'Breakin‘ Convention': preview

Sadler‘s Wells isn‘t the obvious venue for street dance performances – but then Breakin‘ Convention, a festival now in its fifth year, lives up to its name. Time Out discovers b-boys will be b-boys

  • 'Breakin‘ Convention': preview

    Brazilian hoodies? Members of Membros attack violence through dance (photo © Dominik Fricker)

  • Billed as the UK’s first international festival of hip hop dance theatre, Breakin’ Convention initially blasted its way on to Sadler’s Wells’ stage in 2004. It was a huge undertaking, featuring films, seminars, workshops, freestyle DJs in the mezzanine and, above all, two long but exhilarating evenings of performances by youth groups and professional companies.

    ‘I don’t think we understood what impact it would have,’ says the Wells’ artistic director, Alistair Spalding. ‘I remember thinking there was an audience with a real hunger for something like this to happen. They created a fantastic atmosphere: supportive, inviting, positive – things you don’t normally put in the same sentence as hip hop.’

    For festival curator, performer, director and Wells associate artist Jonzi D, the festival is a great counterbalance to that view. ‘Hip hop has always been associated with violence, sexism and homophobia,’ he says. ‘In my experience it’s a gathering force that allows people of different economic and racial backgrounds, genders, sizes and generations to come together and just be dope.’

    Festival curator, performer, director and Wells associate, Jonzi D

    A specialist in a form of theatre that he dubs choreo-poetry, Jonzi D has no qualms about shaping what was a street-based art form for the stage. By doing so, he hopes to explore such fundamental questions as: How do we value our disciplines? How can people who are not ghetto recognise the beauty of ghetto? And how can we break down the barriers between high and low art?

    What the Wells did in making room for hip hop was, in Jonzi’s view, more than just a token gesture. ‘It filtered down into the underground,’ he says, ‘giving the participants of the culture a sense of their own worth.’ What’s more, hip hop has by now become such a significant part of dance history that Jonzi feels it has every right to be showcased in such a top-flight venue. ‘But I knew that the only way it could work was if we completely gave the place a hip hop makeover, to actually house hip hop rather than just show it.’

    That first festival was an unqualified hit, cramming the Wells with an all-ages audience, many of whom had never set foot in the building before. Its success was repeated the following year, stretched to three days and showcasing, among others, championship b-boy crews from as far afield as Russia and Korea performing alongside American icons the Electric Boogaloos.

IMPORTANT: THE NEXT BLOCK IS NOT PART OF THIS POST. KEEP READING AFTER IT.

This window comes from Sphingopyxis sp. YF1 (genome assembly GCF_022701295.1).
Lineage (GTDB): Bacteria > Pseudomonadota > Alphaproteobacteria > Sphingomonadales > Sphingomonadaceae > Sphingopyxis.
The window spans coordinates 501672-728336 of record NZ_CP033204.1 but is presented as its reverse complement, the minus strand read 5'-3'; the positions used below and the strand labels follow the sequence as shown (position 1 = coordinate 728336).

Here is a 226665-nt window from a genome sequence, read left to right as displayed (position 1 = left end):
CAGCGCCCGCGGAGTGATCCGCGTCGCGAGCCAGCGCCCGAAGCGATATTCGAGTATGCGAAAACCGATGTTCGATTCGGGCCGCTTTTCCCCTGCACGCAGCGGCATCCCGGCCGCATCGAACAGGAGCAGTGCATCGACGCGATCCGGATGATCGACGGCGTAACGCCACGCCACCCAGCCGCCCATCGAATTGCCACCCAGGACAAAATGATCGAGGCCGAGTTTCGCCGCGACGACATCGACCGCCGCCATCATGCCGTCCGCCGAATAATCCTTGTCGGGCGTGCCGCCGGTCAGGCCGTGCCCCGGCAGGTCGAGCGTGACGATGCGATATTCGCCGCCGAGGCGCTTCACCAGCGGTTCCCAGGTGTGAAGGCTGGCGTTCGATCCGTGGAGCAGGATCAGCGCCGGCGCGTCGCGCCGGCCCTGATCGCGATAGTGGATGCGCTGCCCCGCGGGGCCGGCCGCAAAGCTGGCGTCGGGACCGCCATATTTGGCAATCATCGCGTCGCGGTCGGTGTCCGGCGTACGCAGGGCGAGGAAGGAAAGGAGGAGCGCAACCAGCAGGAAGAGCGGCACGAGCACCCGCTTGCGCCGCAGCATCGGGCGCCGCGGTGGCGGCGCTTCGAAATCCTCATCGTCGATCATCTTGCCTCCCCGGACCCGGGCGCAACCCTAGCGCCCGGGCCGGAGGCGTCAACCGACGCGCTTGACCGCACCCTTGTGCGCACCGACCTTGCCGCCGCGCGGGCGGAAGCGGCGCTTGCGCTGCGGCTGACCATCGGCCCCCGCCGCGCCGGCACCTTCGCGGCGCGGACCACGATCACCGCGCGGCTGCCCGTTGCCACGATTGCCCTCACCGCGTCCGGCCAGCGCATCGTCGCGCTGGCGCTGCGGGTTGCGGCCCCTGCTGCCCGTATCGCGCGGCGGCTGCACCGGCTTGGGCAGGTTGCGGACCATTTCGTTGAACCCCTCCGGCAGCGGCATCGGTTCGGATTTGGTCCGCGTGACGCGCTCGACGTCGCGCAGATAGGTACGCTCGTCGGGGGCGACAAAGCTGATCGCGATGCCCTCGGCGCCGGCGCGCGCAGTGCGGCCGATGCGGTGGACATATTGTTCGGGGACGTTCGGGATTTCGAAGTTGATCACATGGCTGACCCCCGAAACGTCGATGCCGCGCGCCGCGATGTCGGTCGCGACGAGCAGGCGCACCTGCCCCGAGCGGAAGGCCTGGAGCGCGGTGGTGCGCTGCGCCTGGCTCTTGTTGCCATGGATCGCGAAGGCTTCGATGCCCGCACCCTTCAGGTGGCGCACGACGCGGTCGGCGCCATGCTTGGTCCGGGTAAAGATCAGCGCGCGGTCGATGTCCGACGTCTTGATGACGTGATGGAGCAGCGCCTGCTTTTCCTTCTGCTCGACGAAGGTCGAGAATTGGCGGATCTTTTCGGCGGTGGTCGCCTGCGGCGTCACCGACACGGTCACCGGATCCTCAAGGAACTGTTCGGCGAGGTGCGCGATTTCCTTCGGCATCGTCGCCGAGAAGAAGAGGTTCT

Although French and Brazilian crews provided undeniable highlights in 2006, exhaustion started to settle in. ‘I lost my way a bit when it came to the clarity of the programme,’ Jonzi admits. But the event bounced back last year, to the point where the Wells joined forces with the Dance Consortium to take Breakin’ Convention around the UK.

    Such extracurricular activities will continue until at least 2011 thanks to £435,000 from the Arts Council fund. ‘Breakin’ Convention has a profile now where it’s easier to plan ahead,’ Jonzi says, adding, ‘I definitely wanna spread the flavour around the country.’ But why stop there? As he says, ‘We’re also in a great position to start making things happen internationally.’

    The roster for BC ’08 is again strewn with tantalising possibilities, from the European debut of locking pioneer Tony GoGo (an LA native living in Japan), to excerpts from a Danish hip hop version of ‘The Nutcracker’. ‘We’re really trying to break convention,’ says Jonzi, ‘by presenting stuff that is surprising and beyond good, bad or other judgmental terms.’

    Several pieces carry a political edge. In ‘Saleté’ (Dirt), France’s Farid’O use spoken word, aerial rope work and poetic imagery to tell the story of an Iranian flower seller. ‘Febre’ (Fever) by the Brazilian company Membros boasts an even stronger dramatic statement. Jonzi compares their work to ‘an open wound. They let us see all the gory details of how violence strips away people’s humanity and spirit.

    ‘Quite often we talk about hip hop culture being fun,’ he continues. ‘It is. But as its popularity has increased, the political element has pretty much been dropped. Membros pushes the audience.’

    ‘Febre’ is the second part of a trilogy that began with the all-male ‘Raio X’ (X-ray) in 2003 and which will conclude with next year’s premiere of the women’s piece ‘Medo’ (Fear). Each piece addresses human cruelties and social injustices that extend well beyond South America.

    ‘We say a prayer before going on stage,’ explained company member Jean Gomes, 22, when I saw ‘Raio X’ recently in Sweden. ‘It’s the same as putting on armour before entering a war. Our choreographer says it’s not like we’re doing a dance show. We’re on a mission.’ Then they’re coming to the right place.

    Breakin’ Convention at Sadler’s Wells starts May 1.

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